I have seen some pretty bad movies, and I’ve seen what the web thinks are the worst. But of what I’ve seen, the last two absolutely horrible movies standing are Plan 9 From Outer Space and Fantastic Four: Rise of the Silver Surfer. When I saw Plan 9, it struck me as so bad, it was funny to watch it. The best part about a movie like that was the budget it was on. It seemed like Ed Wood was broke after his last stink up that went straight to dvd (erm…VCR or whatever they had in the 50’s). The best parts include the really cheesy walking dead man who looked like he ate too much, the plastic foam graveyard, but what stands out in my mind was the UFO’s they used. First of all, my friend could do a better job constructing a model like that for a science project blindfolded. But what really stood out in that scene was the faint and poorly removed Pontiac logo on the space ship, suddenly made me realize that Ed Wood, (being the genius he is) used his car’s hub cap! I replayed it over and over again, each time falling off the couch and onto my dog who eventually got up and slept somewhere else. What will always give me a lasting impression though, is the total effort put in the movie. The cast was trying so hard…but they fell just a bit too short. Just a bit.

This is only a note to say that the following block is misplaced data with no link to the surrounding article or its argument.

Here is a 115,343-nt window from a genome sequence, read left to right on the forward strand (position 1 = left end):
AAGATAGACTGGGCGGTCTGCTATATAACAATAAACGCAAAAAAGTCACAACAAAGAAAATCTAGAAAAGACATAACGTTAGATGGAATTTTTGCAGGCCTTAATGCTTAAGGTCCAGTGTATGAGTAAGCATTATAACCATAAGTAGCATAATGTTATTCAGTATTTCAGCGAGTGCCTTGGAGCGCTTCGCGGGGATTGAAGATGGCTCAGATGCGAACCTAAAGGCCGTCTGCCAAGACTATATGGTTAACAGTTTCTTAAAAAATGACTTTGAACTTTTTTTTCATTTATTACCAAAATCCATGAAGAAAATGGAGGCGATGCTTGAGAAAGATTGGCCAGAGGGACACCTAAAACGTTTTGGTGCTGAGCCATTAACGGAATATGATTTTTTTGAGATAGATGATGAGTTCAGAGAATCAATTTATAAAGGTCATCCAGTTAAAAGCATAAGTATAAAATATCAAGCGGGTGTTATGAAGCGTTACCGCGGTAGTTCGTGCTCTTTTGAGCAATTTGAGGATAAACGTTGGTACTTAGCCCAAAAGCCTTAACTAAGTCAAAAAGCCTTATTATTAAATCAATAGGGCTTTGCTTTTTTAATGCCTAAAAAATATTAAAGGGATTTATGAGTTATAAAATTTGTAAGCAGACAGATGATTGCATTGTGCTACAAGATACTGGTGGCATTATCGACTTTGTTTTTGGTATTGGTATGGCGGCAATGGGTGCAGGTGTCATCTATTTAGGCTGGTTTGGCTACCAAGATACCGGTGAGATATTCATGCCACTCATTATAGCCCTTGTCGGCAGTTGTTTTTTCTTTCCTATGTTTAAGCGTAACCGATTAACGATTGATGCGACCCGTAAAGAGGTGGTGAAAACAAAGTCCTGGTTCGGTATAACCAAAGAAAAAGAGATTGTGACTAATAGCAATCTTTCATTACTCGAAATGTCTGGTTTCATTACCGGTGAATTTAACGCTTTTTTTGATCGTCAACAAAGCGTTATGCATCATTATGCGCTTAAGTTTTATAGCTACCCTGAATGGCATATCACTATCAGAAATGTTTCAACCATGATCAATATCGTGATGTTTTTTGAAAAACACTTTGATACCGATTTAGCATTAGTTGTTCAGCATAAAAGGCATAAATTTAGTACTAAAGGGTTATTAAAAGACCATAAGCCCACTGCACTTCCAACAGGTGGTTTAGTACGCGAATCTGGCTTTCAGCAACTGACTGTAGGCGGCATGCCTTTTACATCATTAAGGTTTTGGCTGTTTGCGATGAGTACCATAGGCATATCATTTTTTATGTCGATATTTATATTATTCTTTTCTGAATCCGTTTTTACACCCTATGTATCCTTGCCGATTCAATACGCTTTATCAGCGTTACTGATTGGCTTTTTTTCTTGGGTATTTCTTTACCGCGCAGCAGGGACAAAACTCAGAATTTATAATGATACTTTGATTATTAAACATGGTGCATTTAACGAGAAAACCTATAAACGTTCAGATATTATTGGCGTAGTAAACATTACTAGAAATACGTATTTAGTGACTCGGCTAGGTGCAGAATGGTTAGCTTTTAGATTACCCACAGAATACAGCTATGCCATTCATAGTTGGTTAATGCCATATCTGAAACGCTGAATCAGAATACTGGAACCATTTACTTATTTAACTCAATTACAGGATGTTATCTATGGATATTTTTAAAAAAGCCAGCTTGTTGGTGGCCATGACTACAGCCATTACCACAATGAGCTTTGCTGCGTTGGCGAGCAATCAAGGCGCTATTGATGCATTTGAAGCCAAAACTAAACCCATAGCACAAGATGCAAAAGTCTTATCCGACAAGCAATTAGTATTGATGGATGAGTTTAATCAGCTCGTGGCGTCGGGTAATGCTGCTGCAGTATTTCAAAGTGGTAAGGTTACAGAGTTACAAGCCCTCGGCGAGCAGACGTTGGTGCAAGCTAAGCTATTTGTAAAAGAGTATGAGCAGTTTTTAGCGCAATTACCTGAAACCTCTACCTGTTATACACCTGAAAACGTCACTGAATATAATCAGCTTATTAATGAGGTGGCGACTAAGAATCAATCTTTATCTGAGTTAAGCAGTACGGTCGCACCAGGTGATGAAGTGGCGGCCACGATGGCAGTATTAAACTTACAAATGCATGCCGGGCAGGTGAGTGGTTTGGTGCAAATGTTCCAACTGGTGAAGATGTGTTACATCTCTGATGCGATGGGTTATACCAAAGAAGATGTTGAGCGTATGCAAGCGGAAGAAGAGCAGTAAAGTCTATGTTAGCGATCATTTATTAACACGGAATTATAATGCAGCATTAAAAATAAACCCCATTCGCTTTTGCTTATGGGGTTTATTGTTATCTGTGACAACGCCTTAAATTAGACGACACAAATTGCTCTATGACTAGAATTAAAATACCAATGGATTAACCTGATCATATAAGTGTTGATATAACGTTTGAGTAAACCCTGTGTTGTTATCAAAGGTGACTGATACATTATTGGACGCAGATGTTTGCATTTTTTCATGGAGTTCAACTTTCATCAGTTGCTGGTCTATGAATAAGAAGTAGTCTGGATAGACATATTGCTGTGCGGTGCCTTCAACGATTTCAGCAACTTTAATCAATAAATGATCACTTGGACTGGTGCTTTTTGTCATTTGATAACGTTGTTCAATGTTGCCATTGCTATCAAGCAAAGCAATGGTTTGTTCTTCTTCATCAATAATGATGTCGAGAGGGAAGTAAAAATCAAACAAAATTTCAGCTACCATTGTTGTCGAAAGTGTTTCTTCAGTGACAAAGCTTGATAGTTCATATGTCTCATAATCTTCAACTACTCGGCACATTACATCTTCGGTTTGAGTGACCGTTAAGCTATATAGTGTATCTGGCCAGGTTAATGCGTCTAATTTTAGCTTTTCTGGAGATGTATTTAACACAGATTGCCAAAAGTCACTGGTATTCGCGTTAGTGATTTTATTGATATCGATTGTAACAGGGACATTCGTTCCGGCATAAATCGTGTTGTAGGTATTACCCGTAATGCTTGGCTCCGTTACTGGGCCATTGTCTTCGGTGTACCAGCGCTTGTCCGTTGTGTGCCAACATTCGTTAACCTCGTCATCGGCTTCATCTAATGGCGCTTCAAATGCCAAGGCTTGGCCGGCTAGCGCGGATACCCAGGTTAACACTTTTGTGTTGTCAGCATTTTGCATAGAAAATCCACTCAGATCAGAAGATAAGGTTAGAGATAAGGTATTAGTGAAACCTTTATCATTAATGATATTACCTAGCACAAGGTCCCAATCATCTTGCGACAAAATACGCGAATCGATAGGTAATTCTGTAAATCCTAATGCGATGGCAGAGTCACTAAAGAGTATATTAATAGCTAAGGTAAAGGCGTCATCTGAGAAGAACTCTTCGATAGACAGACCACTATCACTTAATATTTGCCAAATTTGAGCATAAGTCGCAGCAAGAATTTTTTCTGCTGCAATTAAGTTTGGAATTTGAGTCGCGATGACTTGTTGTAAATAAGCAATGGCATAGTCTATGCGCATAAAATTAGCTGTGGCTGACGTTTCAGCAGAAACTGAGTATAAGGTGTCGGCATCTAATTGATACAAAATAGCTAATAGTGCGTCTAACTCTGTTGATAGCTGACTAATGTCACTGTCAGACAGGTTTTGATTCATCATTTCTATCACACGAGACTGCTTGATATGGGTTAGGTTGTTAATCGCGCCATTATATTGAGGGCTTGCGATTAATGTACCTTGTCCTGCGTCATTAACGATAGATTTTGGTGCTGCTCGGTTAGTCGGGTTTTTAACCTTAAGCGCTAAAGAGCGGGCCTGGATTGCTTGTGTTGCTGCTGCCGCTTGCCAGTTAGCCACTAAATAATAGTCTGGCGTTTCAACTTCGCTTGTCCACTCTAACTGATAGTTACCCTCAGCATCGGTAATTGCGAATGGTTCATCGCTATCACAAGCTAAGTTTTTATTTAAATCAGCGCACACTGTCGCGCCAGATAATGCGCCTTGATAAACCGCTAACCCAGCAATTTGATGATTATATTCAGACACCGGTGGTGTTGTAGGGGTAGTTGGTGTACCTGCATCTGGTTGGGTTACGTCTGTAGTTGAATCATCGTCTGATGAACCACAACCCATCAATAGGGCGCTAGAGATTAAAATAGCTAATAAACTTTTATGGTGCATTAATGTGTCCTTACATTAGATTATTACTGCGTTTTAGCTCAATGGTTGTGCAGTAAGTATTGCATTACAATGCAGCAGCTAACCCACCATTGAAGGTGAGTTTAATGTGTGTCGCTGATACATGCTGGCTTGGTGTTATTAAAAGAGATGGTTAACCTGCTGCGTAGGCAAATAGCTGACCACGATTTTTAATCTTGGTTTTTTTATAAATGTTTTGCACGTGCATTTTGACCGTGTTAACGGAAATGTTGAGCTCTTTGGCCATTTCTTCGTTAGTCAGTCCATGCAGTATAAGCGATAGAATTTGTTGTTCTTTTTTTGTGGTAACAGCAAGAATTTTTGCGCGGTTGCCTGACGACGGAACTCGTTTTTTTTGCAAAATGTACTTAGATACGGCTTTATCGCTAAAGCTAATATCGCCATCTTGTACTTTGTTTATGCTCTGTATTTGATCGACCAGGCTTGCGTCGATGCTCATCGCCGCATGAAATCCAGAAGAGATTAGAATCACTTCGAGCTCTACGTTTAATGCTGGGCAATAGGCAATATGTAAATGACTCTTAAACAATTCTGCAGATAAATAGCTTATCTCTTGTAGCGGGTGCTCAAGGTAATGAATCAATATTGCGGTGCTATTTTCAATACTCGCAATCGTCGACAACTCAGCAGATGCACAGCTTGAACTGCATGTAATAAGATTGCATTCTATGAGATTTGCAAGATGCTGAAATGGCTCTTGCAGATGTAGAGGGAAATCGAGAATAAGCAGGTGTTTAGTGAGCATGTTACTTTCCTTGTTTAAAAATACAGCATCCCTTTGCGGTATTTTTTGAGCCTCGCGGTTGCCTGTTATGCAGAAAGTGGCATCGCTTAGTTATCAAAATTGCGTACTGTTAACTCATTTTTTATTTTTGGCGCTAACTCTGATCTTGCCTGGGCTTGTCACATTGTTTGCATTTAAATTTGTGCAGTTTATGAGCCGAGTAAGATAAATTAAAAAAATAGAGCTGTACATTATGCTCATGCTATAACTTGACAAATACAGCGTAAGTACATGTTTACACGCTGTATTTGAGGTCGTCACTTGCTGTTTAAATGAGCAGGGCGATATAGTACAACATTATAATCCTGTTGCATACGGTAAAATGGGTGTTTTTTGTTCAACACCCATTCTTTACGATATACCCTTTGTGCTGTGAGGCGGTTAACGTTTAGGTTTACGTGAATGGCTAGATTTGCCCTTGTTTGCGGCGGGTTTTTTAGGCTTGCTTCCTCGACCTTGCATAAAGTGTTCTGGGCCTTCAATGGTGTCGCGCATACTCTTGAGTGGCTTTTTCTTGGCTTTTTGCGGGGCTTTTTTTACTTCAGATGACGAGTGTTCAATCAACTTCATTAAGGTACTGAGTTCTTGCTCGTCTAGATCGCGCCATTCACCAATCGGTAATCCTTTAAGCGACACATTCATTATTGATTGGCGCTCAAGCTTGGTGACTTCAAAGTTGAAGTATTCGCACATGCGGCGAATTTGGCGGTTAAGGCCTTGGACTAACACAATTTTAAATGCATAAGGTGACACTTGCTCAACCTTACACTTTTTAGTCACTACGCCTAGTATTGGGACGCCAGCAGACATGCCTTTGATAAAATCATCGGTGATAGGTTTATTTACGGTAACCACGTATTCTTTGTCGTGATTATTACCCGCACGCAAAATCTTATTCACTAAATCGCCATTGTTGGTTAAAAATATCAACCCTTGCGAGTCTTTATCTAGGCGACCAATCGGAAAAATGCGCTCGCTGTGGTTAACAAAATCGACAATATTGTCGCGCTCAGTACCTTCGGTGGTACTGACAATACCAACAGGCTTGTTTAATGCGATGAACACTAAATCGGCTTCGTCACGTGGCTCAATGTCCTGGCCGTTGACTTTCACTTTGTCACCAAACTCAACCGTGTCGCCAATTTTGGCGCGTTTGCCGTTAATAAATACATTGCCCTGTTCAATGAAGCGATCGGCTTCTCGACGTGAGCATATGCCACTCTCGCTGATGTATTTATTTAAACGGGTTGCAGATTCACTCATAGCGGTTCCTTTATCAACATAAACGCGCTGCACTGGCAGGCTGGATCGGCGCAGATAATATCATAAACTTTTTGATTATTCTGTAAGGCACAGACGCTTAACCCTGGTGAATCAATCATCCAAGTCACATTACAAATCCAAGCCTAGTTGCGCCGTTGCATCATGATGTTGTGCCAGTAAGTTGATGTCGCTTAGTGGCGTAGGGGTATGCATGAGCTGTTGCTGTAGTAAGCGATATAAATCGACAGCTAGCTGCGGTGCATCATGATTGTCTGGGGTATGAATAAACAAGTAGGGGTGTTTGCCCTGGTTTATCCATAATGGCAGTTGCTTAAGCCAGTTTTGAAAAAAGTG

Now moving on to the other title contender, 2007’s Fantastic Four, Rise of the Silver Surfer. This movie somehow made 150 million on the box office while managing to get really bad reviews. Now what keeps amazing me about this movie is the amount of money they spent on it. They may have actually spent a million times more money than Ed Wood did, and they still made it pitiful. This plotless, hopeless sequel to a plotless, hopeless original was amassed with an array of horrible actors topped off with Jessica Alba, who just plain can’t act for a can of beans and was about (what else) but them saving the world from an evil Galactia. Don’t they always! But the true sign of this bad movie was the pain and agony suffered by watching every single minute of it. It was almost similar to getting braces put on — a slow painful, torturous death that got worse until the end, when you just sit there after the credits when everyone else has left, staring at the now turned off screen mesmerized by just how painful that really was. The difference between this movie and Plan 9 was that it just was so full of itself, over-paid, and plotless that you had to hate it.